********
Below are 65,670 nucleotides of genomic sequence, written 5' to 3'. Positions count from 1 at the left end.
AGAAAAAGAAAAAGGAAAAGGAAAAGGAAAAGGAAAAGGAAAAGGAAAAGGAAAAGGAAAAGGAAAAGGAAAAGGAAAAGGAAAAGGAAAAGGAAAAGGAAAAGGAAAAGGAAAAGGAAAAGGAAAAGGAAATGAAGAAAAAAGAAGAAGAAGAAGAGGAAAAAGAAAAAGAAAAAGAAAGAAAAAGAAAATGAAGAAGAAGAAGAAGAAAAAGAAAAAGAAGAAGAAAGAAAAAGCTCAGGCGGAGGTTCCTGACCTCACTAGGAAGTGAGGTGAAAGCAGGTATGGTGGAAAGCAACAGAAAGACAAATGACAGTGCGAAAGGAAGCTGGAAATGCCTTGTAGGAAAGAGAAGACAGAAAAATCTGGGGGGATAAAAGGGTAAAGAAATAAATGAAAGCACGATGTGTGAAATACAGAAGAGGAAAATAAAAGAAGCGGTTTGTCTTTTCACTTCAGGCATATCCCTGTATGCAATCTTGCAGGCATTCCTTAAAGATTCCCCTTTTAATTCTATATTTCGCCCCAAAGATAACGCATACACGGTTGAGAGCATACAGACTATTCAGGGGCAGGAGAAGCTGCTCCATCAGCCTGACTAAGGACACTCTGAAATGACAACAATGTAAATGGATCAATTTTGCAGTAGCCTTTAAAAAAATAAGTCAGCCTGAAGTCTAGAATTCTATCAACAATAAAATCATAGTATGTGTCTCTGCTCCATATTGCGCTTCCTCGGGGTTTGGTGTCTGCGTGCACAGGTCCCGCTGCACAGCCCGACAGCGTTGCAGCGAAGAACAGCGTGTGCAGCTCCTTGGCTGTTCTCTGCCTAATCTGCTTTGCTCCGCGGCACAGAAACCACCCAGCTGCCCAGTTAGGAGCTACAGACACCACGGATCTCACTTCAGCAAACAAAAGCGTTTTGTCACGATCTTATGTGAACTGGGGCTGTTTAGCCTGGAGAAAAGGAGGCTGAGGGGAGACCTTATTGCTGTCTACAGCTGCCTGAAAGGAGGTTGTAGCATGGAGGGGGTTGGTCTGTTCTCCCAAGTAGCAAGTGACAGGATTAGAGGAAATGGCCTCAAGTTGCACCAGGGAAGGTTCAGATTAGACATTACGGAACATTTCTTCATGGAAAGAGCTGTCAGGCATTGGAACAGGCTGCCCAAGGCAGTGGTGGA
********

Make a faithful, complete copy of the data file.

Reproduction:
Below are 65,670 nucleotides of genomic sequence, written 5' to 3'. Positions count from 1 at the left end.
AGAAAAAGAAAAAGGAAAAGGAAAAGGAAAAGGAAAAGGAAAAGGAAAAGGAAAAGGAAAAGGAAAAGGAAAAGGAAAAGGAAAAGGAAAAGGAAAAGGAAAAGGAAAAGGAAAAGGAAAAGGAAAAGGAAATGAAGAAAAAAGAAGAAGAAGAAGAGGAAAAAGAAAAAGAAAAAGAAAGAAAAAGAAAATGAAGAAGAAGAAGAAGAAAAAGAAAAAGAAGAAGAAAGAAAAAGCTCAGGCGGAGGTTCCTGACCTCACTAGGAAGTGAGGTGAAAGCAGGTATGGTGGAAAGCAACAGAAAGACAAATGACAGTGCGAAAGGAAGCTGGAAATGCCTTGTAGGAAAGAGAAGACAGAAAAATCTGGGGGGATAAAAGGGTAAAGAAATAAATGAAAGCACGATGTGTGAAATACAGAAGAGGAAAATAAAAGAAGCGGTTTGTCTTTTCACTTCAGGCATATCCCTGTATGCAATCTTGCAGGCATTCCTTAAAGATTCCCCTTTTAATTCTATATTTCGCCCCAAAGATAACGCATACACGGTTGAGAGCATACAGACTATTCAGGGGCAGGAGAAGCTGCTCCATCAGCCTGACTAAGGACACTCTGAAATGACAACAATGTAAATGGATCAATTTTGCAGTAGCCTTTAAAAAAATAAGTCAGCCTGAAGTCTAGAATTCTATCAACAATAAAATCATAGTATGTGTCTCTGCTCCATATTGCGCTTCCTCGGGGTTTGGTGTCTGCGTGCACAGGTCCCGCTGCACAGCCCGACAGCGTTGCAGCGAAGAACAGCGTGTGCAGCTCCTTGGCTGTTCTCTGCCTAATCTGCTTTGCTCCGCGGCACAGAAACCACCCAGCTGCCCAGTTAGGAGCTACAGACACCACGGATCTCACTTCAGCAAACAAAAGCGTTTTGTCACGATCTTATGTGAACTGGGGCTGTTTAGCCTGGAGAAAAGGAGGCTGAGGGGAGACCTTATTGCTGTCTACAGCTGCCTGAAAGGAGGTTGTAGCATGGAGGGGGTTGGTCTGTTCTCCCAAGTAGCAAGTGACAGGATTAGAGGAAATGGCCTCAAGTTGCACCAGGGAAGGTTCAGATTAGACATTACGGAACATTTCTTCATGGAAAGAGCTGTCAGGCATTGGAACAGGCTGCCCAAGGCAGTGGTGGA